Team-Building: The Ratio of We's to I's
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Building a Team: The Ratio of We’s to I’s

The next time you think about taking your business to the next level, assess whether you’ve truly built a team.

Sean Donohue joined Babcox Media in early 2008. Prior to this, he worked in sales and marketing for the Akron Beacon Journal. Over the last decade, Donohue has served in a variety of sales roles, most recently Vice President of Sales and Publisher of BodyShop Business. Other roles have included Group Publisher of TechShop, Motorcycle & Powersports News, AutoSuccess, Professional Carwashing & Detailing and Engine Builder brands. Sean is a graduate of Kent State University.

I was scrolling through BodyShop Business’s Twitter feed the other day when I came across a quote that stood out to me as I had never seen it before.

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I had heard the famous quote “There is no ‘i’ in the word ‘team’” before, but this particular quote on Twitter had a different twist: “The ratio of We’s to I’s is the best indicator of the development of a team.” The quote was posted by Pro Spot, and it was credited to Lewis B. Ergen.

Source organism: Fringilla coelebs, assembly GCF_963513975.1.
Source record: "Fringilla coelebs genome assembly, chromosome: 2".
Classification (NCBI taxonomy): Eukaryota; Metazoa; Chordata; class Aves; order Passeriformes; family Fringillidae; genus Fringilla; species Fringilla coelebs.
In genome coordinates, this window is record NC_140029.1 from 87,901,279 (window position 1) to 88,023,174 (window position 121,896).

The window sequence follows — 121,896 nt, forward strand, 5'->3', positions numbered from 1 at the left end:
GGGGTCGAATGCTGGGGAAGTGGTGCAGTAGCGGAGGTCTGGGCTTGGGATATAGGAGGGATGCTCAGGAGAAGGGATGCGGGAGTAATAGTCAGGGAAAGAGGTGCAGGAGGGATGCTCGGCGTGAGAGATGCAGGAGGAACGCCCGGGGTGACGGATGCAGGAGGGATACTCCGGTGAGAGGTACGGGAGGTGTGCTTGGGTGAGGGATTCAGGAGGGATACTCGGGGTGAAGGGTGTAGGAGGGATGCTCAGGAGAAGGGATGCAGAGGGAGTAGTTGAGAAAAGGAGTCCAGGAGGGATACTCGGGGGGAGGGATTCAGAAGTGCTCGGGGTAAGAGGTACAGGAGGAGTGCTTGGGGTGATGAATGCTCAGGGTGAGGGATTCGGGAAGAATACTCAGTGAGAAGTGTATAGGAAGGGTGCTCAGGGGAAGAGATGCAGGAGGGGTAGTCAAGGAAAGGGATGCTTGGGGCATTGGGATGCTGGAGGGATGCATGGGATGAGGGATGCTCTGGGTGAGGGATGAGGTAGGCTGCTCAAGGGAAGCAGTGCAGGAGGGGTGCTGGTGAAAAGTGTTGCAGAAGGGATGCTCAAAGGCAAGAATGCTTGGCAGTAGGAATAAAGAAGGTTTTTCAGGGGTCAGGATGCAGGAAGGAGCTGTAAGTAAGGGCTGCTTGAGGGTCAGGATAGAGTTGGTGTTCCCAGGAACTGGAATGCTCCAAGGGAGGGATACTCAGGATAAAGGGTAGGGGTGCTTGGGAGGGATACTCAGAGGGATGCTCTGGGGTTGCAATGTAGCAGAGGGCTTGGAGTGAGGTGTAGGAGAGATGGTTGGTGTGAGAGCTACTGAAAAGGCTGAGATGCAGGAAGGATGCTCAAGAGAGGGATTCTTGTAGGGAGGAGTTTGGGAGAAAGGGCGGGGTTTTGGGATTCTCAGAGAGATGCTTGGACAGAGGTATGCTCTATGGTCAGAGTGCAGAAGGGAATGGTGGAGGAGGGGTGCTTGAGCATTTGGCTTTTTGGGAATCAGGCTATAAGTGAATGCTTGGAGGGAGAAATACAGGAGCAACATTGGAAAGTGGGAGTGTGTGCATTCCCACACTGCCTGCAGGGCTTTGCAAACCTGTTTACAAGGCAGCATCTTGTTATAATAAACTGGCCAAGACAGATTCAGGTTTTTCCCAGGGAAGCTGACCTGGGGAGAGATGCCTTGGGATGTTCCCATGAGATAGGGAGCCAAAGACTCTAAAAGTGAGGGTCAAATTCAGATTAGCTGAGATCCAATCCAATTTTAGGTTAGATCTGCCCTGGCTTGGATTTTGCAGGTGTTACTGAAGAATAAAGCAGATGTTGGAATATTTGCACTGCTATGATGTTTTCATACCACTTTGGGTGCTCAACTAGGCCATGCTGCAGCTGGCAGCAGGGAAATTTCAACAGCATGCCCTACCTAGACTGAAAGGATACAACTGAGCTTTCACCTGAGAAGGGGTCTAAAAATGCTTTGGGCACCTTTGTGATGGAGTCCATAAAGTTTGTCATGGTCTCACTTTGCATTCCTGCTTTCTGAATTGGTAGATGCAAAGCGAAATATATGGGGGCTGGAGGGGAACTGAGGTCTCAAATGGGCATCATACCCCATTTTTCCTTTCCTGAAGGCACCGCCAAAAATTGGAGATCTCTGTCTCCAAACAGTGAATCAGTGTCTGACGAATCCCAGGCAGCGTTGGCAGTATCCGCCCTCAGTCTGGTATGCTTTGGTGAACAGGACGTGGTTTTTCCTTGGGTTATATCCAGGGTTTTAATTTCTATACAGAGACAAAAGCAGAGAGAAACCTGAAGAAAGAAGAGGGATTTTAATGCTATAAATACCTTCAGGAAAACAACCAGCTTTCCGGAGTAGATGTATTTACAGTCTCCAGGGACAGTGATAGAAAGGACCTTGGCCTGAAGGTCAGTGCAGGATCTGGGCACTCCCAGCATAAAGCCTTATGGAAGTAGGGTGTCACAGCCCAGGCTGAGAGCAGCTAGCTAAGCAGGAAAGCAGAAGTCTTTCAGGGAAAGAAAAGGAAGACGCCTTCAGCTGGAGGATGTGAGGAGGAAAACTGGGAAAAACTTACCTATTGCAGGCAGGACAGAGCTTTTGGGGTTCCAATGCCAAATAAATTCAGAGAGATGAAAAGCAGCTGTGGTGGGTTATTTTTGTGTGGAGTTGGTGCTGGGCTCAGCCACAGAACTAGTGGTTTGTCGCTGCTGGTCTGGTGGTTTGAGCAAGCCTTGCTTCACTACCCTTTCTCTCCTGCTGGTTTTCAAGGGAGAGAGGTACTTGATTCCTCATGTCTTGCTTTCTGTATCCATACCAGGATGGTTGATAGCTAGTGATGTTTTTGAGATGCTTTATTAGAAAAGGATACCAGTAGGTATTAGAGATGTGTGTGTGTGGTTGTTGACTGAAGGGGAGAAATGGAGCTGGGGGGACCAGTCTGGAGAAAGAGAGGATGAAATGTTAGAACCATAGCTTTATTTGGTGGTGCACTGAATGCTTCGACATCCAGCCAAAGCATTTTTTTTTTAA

It struck me as a very clever way to determine how far along you are in your development as a team. Of course, we know that a team truly works together; no one works on an island, and everyone works together for the betterment of the whole. A team is marked by selflessness and answering the call if someone needs help.


I could not help but reflect on the team that makes the BodyShop Business engine go: editorial, sales, design, production, ad services. Without one of those pieces, the whole thing blows up. Also, if any one of those departments works independently of the others, the engine breaks down.

Is your staff truly a team? Do they truly work together and have each other’s backs? Have you ever heard, “That’s not my job”? That might be an indicator that your “team” is not where it needs to be yet.

The next time you think about improving your business and taking it to the next level, assess whether you’ve truly built a team. If not, that is one major component to work on. Once you’re there, the engine will run a lot more smoothly.

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